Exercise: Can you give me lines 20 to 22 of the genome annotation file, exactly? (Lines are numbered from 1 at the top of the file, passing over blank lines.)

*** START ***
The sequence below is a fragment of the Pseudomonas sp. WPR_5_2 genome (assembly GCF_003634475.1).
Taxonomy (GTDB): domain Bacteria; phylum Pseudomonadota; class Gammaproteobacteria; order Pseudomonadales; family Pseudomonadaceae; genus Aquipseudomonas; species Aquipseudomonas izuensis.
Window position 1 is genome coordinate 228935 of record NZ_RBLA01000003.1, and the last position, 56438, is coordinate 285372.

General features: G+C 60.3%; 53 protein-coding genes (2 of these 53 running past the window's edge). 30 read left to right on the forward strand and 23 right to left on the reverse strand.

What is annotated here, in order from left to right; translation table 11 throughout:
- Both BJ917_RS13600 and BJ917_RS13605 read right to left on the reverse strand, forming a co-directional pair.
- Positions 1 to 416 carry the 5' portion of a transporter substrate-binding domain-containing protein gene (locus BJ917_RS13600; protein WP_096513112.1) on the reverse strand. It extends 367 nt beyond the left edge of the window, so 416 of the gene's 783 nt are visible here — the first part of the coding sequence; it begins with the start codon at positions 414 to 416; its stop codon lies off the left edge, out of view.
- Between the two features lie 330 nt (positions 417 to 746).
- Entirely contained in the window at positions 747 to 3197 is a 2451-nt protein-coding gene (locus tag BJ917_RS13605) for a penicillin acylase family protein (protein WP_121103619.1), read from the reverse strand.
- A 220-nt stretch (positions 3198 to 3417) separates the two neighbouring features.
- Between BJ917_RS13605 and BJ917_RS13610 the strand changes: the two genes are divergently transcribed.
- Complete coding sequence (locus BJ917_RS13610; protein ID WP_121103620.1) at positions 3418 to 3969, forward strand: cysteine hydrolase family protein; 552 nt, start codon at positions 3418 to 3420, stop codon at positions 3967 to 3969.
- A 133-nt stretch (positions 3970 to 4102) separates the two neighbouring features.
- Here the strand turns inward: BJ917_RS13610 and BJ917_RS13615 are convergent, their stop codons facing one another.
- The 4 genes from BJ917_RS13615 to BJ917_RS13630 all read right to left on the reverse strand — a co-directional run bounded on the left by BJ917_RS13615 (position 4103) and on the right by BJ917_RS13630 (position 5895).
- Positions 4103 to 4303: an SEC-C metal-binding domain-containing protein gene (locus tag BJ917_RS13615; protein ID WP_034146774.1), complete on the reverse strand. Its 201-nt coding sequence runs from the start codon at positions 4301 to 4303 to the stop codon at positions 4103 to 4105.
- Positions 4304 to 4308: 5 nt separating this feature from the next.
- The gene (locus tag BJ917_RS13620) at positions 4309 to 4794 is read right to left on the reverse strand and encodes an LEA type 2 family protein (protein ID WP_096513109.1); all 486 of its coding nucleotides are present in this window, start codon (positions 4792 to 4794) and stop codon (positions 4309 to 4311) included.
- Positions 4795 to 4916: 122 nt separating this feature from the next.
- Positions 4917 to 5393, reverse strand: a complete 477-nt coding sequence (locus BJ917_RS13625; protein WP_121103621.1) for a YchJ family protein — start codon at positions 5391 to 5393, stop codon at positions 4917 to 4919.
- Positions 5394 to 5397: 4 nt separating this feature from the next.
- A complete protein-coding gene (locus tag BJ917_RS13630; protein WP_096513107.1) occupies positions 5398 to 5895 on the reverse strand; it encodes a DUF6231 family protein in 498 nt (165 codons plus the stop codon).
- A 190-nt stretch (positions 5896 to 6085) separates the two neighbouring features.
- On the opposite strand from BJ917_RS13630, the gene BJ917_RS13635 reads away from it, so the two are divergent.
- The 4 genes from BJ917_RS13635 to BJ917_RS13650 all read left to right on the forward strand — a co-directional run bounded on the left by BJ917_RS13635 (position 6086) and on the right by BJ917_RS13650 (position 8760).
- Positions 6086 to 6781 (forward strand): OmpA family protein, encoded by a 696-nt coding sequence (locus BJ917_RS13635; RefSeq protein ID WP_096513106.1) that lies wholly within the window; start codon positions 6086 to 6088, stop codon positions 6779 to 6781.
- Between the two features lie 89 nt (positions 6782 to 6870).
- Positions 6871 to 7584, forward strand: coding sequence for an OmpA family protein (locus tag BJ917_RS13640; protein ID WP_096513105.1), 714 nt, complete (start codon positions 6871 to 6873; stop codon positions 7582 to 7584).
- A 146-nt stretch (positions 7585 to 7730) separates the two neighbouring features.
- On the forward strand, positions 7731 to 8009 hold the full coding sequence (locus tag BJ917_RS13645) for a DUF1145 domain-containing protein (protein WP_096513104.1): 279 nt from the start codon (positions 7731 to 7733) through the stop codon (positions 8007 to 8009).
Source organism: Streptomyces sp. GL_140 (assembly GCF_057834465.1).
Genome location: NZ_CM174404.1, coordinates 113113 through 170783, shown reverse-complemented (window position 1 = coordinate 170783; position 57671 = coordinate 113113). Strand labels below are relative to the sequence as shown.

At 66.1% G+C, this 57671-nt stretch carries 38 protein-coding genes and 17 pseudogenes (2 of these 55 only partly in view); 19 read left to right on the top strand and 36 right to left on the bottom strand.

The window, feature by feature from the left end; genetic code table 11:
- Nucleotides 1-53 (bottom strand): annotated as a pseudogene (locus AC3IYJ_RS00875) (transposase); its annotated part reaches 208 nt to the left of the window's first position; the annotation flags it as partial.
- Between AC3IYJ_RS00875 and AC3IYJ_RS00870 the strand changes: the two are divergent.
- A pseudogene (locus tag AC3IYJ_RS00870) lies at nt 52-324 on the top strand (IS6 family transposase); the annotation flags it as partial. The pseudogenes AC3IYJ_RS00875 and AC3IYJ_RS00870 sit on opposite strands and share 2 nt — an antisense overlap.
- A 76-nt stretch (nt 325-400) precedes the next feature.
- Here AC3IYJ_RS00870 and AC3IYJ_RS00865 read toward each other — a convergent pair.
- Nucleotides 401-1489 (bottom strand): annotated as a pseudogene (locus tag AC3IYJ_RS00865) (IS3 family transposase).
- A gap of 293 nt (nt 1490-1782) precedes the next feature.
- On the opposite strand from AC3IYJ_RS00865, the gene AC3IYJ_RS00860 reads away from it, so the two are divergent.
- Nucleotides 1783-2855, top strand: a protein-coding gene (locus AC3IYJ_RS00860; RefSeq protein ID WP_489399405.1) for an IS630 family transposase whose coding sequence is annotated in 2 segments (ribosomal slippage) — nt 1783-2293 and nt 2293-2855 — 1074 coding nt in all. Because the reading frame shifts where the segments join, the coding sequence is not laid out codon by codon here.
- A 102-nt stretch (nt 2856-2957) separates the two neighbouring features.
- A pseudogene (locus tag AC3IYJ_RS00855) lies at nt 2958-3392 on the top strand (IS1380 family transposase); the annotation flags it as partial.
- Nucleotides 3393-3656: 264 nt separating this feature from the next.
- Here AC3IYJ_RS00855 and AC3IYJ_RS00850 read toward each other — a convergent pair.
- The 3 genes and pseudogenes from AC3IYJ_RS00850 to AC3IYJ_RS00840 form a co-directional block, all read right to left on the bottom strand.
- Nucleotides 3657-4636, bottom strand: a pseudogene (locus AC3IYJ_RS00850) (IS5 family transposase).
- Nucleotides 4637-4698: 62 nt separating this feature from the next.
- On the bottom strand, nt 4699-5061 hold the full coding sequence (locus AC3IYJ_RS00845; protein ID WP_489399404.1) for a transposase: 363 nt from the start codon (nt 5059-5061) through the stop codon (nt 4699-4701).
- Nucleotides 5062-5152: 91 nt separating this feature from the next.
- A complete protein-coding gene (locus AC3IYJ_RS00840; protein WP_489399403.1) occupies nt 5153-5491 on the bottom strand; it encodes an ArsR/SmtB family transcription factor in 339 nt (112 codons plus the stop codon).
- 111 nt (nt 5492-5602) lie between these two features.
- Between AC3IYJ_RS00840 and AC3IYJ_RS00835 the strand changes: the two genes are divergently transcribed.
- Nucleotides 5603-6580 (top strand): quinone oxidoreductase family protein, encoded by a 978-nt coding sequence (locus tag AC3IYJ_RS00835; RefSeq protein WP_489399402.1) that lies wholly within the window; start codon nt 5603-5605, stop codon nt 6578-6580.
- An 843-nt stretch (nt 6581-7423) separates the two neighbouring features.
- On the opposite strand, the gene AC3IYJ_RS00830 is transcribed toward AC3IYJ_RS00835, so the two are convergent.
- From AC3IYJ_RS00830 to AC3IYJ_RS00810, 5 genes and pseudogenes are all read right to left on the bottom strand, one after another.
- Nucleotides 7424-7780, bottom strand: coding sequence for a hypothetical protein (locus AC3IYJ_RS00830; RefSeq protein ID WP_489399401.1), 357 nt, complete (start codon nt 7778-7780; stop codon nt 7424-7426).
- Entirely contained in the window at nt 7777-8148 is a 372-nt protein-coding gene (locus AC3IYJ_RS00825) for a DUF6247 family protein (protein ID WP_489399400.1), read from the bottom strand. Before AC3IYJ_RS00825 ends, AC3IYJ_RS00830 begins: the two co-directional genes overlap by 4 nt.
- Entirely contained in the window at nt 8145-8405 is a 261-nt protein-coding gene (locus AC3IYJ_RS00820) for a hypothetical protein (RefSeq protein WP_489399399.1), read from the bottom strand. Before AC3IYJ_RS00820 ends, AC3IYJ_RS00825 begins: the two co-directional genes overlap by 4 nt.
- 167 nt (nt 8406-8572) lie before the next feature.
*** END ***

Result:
- Positions 4917 to 5393, reverse strand: a complete 477-nt coding sequence (locus BJ917_RS13625; protein WP_121103621.1) for a YchJ family protein — start codon at positions 5391 to 5393, stop codon at positions 4917 to 4919.
- Positions 5394 to 5397: 4 nt separating this feature from the next.
- A complete protein-coding gene (locus tag BJ917_RS13630; protein WP_096513107.1) occupies positions 5398 to 5895 on the reverse strand; it encodes a DUF6231 family protein in 498 nt (165 codons plus the stop codon).